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Cherry trees absorb carbon emissions, South Korea scientists say

Scientists in South Korea say cherry blossoms can offset greenhouse gas emissions, like these blooming April 5 at Osaka Castle Nishinomaru Garden in Japan.  Photo by Keizo Mori/UPI
Scientists in South Korea say cherry blossoms can offset greenhouse gas emissions, like these blooming April 5 at Osaka Castle Nishinomaru Garden in Japan.  Photo by Keizo Mori/UPI | License Photo

April 7 (UPI) -- Cherry trees can offset greenhouse gas emissions and a single cherry tree can absorb as much as 20 pounds of carbon emissions annually, South Korean scientists say.

The Korea Forest Service's Korea Forest Research Institute said Tuesday cherry trees could be helpful in reducing greenhouse gases that contribute to climate change, Yonhap reported.

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Hypothetically, 250 cherry trees, each 25 years old, can absorb 2.4 tons of carbon emissions, which is about the average amount of pollution one passenger vehicle emits annually, according to the report.

South Korea is home to 1.5 million cherry trees, according to forestry statistics dating back to 2018. Annually the trees are capable of absorbing carbon emissions from 6,000 cars annually.

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The country is in the midst of cherry blossom viewing season, but outdoor activities have been curtailed due to the global coronavirus pandemic.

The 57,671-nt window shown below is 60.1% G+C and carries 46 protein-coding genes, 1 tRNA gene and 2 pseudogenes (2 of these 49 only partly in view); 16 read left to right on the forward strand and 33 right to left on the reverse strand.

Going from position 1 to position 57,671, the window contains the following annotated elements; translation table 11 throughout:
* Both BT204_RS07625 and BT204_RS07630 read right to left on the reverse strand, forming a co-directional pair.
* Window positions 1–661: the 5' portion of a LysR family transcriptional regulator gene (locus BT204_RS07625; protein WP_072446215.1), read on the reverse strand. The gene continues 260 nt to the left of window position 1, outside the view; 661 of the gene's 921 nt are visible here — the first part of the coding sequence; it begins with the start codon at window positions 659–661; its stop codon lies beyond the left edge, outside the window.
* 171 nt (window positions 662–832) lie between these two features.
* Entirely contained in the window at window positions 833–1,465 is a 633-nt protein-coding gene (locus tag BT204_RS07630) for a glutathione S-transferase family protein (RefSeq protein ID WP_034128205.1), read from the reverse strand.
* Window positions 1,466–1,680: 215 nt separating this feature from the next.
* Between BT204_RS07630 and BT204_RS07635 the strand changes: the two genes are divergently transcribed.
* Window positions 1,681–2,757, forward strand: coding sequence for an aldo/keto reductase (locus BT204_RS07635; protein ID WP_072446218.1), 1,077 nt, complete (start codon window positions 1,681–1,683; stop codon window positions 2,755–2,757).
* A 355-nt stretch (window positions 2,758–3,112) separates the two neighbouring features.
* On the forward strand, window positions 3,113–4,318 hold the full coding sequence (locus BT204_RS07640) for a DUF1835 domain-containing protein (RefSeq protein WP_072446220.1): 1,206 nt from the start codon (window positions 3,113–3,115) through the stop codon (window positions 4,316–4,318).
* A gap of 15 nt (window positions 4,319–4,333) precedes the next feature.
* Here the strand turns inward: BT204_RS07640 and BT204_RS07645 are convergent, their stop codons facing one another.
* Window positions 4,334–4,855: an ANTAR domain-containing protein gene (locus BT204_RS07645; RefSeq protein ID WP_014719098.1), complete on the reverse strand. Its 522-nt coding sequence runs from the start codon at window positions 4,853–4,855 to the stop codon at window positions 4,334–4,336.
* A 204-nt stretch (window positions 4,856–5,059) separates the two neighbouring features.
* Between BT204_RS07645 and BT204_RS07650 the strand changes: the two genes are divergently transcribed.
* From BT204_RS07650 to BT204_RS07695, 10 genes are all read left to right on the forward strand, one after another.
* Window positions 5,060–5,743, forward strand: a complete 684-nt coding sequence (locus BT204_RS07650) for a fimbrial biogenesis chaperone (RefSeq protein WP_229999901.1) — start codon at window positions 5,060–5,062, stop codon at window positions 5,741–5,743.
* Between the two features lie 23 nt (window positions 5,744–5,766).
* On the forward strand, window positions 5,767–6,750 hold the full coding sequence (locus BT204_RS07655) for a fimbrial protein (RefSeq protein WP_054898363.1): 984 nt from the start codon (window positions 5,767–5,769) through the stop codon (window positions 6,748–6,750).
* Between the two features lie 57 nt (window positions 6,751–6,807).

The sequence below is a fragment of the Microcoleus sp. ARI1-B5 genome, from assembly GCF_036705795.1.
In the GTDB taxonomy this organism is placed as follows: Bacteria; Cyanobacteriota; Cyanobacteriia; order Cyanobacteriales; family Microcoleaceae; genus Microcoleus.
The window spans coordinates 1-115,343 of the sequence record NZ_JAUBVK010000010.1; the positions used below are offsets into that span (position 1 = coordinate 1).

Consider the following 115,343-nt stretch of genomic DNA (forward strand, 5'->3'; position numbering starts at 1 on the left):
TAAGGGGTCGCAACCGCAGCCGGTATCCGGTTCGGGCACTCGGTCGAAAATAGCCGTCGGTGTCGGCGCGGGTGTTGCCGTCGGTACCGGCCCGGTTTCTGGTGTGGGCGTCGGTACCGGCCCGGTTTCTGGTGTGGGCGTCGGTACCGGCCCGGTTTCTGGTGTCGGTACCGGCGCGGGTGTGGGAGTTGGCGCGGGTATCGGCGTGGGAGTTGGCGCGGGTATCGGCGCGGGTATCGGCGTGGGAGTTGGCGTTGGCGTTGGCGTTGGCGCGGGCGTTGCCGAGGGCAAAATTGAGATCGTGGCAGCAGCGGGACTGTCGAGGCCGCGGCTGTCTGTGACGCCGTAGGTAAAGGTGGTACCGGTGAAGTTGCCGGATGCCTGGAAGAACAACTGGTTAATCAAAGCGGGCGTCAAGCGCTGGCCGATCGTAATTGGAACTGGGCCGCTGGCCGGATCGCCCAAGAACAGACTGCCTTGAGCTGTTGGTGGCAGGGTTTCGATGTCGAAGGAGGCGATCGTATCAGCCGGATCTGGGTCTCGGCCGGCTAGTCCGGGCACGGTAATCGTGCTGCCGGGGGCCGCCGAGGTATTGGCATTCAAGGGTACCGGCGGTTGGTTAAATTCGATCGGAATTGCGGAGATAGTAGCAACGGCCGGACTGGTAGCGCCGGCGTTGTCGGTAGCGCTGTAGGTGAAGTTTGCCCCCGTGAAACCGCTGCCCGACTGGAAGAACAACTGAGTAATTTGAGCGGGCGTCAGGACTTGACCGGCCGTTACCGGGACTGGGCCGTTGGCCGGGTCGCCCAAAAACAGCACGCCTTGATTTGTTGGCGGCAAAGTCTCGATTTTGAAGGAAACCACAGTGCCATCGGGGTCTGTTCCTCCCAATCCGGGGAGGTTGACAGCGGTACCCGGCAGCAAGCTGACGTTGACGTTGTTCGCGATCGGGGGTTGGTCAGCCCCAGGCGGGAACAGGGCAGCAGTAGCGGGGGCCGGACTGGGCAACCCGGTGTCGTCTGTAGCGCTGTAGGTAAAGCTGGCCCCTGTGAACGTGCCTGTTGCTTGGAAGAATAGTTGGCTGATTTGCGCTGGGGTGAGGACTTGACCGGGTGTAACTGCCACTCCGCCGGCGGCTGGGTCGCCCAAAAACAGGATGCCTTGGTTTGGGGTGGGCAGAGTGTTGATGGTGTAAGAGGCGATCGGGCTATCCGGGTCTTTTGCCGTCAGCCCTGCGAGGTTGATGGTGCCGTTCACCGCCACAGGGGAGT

Local television network KBS reported Sunday the government extended social distancing guidelines for an additional two weeks. Crowding is being discouraged until April 19, according to the report.

Throngs of South Koreans typically gather in parks and cities like Gwangju to view the blossoms, but people appeared in public in fewer numbers over the weekend, the report says.

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South Korean parks have taken pre-emptive measures to prevent crowds from forming during this critical time.

At Gwangju's Uncheon Reservoir, a popular viewing location, park authorities blocked the entrance to a bridge in the middle of the reservoir.

People who did come out to see the blossoms wore masks and said they were "frustrated" with the restrictions that have come with the coronavirus outbreak. The country was one of the first to witness a major outbreak of the infectious disease outside China.

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South Korean cases of COVID-19 topped 10,330 on Tuesday.

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